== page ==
Cyclobenzaprine HCl tablets should be used only for short periods (up to two or three weeks) because

adequate evidence of effectiveness for more prolonged use is not available and because muscle spasm

associated with acute, painful musculoskeletal conditions is generally of short duration and specific

therapy for longer periods is seldom warranted.

Cyclobenzaprine HCl tablets have not been found effective in the treatment of spasticity associated with

cerebral or spinal cord disease, or in children with cerebral palsy.

CONTRAINDICATIONS

Hypersensitivity to any component of this product.

Concomitant use of monoamine oxidase (MAO) inhibitors or within 14 days after their discontinuation.

Hyperpyretic crisis seizures, and deaths have occurred in patients receiving cyclobenzaprine (or

structurally similar tricyclic antidepressants) concomitantly with MAO inhibitor drugs.

Acute recovery phase of myocardial infarction, and patients with arrhythmias, heart block or conduction

disturbances, or congestive heart failure.

VALIUM® (diazepam, Roche)

Hyperthyroidism.

WARNINGS

Cyclobenzaprine is closely related to the tricyclic antidepressants, e.g., amitriptyline and imipramine. In

short term studies for indications other than muscle spasm associated with acute musculoskeletal

conditions, and usually at doses somewhat greater than those recommended for skeletal muscle spasm,

some of the more serious central nervous system reactions noted with the tricyclic antidepressants have

occurred (see WARNINGS, below, and ADVERSE REACTIONS).

Tricyclic antidepressants have been reported to produce arrhythmias, sinus tachycardia, prolongation of

the conduction time leading to myocardial infarction and stroke.

Cyclobenzaprine HCl may enhance the effects of alcohol, barbiturates, and other CNS depressants.

PRECAUTIONS

General

Because of its atropine-like action, Cyclobenzaprine HCl should be used with caution in patients with a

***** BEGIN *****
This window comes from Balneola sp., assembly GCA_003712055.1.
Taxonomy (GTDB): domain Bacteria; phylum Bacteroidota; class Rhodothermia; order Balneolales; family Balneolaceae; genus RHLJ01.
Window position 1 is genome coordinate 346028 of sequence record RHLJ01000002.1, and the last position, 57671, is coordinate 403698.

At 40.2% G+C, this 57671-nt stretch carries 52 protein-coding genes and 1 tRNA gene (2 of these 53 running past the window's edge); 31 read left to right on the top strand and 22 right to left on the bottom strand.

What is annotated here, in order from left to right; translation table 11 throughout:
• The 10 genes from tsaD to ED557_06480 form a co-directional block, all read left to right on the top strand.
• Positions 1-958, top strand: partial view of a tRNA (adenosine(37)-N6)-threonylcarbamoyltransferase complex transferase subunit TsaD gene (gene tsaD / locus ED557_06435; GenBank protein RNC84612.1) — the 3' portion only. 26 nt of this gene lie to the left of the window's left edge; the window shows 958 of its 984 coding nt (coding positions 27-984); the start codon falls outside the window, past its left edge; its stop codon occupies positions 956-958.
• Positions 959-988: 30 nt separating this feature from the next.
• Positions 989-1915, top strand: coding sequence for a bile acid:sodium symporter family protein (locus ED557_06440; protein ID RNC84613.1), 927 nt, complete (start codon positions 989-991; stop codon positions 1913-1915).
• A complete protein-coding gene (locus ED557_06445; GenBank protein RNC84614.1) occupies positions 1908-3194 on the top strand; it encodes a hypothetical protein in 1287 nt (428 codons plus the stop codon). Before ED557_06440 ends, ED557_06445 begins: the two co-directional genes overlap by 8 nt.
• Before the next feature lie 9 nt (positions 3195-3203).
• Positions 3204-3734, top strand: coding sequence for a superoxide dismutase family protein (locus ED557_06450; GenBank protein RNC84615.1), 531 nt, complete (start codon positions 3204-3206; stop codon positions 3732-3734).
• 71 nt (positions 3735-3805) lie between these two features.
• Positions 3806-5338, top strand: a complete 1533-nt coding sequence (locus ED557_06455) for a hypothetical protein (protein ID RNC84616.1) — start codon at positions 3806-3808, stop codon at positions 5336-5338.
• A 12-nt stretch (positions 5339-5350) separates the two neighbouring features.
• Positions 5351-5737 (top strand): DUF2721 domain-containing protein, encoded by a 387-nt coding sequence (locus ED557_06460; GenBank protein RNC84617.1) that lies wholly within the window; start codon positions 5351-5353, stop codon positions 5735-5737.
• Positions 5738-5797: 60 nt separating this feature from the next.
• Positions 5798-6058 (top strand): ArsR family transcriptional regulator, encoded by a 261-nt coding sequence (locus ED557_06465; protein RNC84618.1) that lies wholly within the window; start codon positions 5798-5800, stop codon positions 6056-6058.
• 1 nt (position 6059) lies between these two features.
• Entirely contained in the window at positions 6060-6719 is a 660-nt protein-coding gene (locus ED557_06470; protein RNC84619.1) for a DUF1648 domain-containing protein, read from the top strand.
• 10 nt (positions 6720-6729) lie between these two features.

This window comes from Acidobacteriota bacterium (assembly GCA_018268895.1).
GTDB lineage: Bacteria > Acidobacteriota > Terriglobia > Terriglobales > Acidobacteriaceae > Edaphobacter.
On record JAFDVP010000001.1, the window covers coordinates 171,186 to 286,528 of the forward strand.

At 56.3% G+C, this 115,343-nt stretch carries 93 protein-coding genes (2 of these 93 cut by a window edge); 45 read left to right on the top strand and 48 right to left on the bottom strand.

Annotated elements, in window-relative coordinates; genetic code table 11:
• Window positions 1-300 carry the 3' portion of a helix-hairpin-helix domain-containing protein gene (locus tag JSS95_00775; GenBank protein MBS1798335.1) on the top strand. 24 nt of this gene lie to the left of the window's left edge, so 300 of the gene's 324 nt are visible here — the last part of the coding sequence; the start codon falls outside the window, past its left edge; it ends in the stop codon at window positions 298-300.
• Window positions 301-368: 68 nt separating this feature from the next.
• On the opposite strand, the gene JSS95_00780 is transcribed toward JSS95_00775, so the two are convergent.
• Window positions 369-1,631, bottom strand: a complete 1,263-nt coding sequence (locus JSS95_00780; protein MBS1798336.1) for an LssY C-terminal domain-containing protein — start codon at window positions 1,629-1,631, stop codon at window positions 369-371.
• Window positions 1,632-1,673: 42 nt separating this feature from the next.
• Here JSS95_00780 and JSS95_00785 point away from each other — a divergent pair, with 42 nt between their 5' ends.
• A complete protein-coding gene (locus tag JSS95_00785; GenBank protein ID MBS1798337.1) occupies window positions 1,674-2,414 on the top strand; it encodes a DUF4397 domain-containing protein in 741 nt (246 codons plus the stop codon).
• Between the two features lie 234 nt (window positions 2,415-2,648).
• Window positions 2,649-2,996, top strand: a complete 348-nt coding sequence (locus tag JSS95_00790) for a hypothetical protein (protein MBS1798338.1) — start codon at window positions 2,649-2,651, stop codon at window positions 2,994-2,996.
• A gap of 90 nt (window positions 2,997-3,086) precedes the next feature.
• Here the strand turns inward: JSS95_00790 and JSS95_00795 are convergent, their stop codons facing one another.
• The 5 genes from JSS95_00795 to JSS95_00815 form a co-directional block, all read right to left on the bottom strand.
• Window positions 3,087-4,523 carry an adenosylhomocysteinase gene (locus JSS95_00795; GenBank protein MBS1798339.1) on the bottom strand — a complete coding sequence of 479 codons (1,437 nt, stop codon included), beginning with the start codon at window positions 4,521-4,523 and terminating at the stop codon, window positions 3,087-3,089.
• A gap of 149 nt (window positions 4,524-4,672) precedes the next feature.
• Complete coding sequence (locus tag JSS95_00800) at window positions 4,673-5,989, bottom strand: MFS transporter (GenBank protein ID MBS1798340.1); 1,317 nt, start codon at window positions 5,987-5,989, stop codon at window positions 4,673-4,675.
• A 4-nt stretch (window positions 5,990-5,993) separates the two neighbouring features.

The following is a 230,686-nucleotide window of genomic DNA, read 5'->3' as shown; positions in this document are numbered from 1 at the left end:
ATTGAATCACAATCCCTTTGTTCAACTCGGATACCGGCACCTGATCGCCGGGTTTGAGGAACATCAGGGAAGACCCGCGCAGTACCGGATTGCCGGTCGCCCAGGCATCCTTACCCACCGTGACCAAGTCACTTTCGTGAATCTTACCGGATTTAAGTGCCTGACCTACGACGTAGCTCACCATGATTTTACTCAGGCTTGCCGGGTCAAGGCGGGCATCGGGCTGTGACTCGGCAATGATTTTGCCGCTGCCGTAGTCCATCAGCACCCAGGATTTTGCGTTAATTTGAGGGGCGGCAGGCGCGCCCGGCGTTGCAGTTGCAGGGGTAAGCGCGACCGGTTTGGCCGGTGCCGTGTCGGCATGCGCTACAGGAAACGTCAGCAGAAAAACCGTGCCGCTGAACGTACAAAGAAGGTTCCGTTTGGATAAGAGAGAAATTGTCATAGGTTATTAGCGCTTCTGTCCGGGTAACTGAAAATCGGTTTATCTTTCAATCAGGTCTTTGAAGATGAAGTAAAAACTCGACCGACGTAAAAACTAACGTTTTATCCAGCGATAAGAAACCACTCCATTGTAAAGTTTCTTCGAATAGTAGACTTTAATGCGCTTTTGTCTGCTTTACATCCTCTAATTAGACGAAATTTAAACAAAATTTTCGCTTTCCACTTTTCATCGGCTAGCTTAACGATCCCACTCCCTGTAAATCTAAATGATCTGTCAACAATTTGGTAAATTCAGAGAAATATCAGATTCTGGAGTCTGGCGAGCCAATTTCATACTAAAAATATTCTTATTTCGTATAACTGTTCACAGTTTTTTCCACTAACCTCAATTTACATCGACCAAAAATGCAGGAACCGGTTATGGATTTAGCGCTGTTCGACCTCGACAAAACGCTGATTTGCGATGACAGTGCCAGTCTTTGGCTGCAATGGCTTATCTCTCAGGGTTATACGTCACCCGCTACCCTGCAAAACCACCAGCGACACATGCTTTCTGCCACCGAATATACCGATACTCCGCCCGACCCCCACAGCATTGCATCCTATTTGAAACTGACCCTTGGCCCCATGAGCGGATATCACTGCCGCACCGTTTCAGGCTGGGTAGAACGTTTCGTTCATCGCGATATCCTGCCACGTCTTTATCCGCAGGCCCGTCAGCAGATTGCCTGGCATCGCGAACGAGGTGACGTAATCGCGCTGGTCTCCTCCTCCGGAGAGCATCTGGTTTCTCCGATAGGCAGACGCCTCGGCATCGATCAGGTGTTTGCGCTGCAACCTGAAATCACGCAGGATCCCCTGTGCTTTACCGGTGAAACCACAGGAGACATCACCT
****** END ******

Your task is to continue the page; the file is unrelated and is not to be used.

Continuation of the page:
history of urinary retention, angle-closure glaucoma, increased intraocular pressure, and in patients

taking anticholinergic medication.

Impaired Hepatic Function

The plasma concentration of cyclobenzaprine is increased in patients with hepatic impairment (see

CLINICAL PHARMACOLOGY, Pharmacokinetics, Hepatic Impairment).

These patients are generally more susceptible to drugs with potentially sedating effects, including

cyclobenzaprine. Cyclobenzaprine HCl should be used with caution in subjects with mild hepatic

impairment starting with a 5 mg dose and titrating slowly upward. Due to the lack of data in subjects with

more severe hepatic insufficiency, the use of Cyclobenzaprine HCl in subjects with moderate to severe

impairment is not recommended.

Information for patients

Cyclobenzaprine HCl, especially when used with alcohol or other CNS depressants, may impair mental

and/or physical abilities required for performance of hazardous tasks, such as operating machinery or

driving a motor vehicle. In the elderly, the frequency and severity of adverse events associated with the

use of cyclobenzaprine, with or without concomitant medications, is increased. In elderly patients,

Cyclobenzaprine HCl should be initiated with a 5 mg dose and titrated slowly upward.

Drug Interactions

Cyclobenzaprine HCl may have life-threatening interactions with MAO inhibitors. (See

CONTRAINDICATIONS.)

Cyclobenzaprine HCl may enhance the effects of alcohol, barbiturates, and other CNS depressants.

Tricyclic antidepressants may block the antihypertensive action of guanethidine and similarly acting

compounds.

Tricyclic antidepressants may enhance the seizure risk in patients taking tramadol

ULTRAM® (tramadol HCI tablets, Ortho-McNeil Pharmaceutical)

ULTRACET® (tramadol HCI and acetaminophen tablets, Ortho-McNeil Pharmaceutical)

Carcinogenesis, mutagenesis, impairment of fertility

In rats treated with Cyclobenzaprine HCl for up to 67 weeks at doses of approximately 5 to 40 times the

maximum recommended human dose, pale, sometimes enlarged, livers were noted and there was a dose-

related hepatocyte vacuolation with lipidosis. In the higher dose groups this microscopic change was

seen after 26 weeks and even earlier in rats which died prior to 26 weeks; at lower doses, the change

was not seen until after 26 weeks.

Cyclobenzaprine did not affect the onset, incidence or distribution of neoplasia in an 81-week study in

the mouse or in a 105-week study in the rat.

At oral doses of up to 10 times the human dose, cyclobenzaprine did not adversely affect the

reproductive performance or fertility of male or female rats. Cyclobenzaprine did not demonstrate

mutagenic activity in the male mouse at dose levels of up to 20 times the human dose.

Pregnancy

Pregnancy Category B: Reproduction studies have been performed in rats, mice and rabbits at doses up

to 20 times the human dose, and have revealed no evidence of impaired fertility or harm to the fetus due

to Cyclobenzaprine HCl. There are, however, no adequate and well-controlled studies in pregnant

women. Because animal reproduction studies are not always predictive of human response, this drug

should be used during pregnancy only if clearly needed.

Nursing mothers

It is not known whether this drug is excreted in human milk. Because cyclobenzaprine is closely related

to the tricyclic antidepressants, some of which are known to be excreted in human milk, caution should

be exercised when Cyclobenzaprine HCl is administered to a nursing woman.

Pediatric use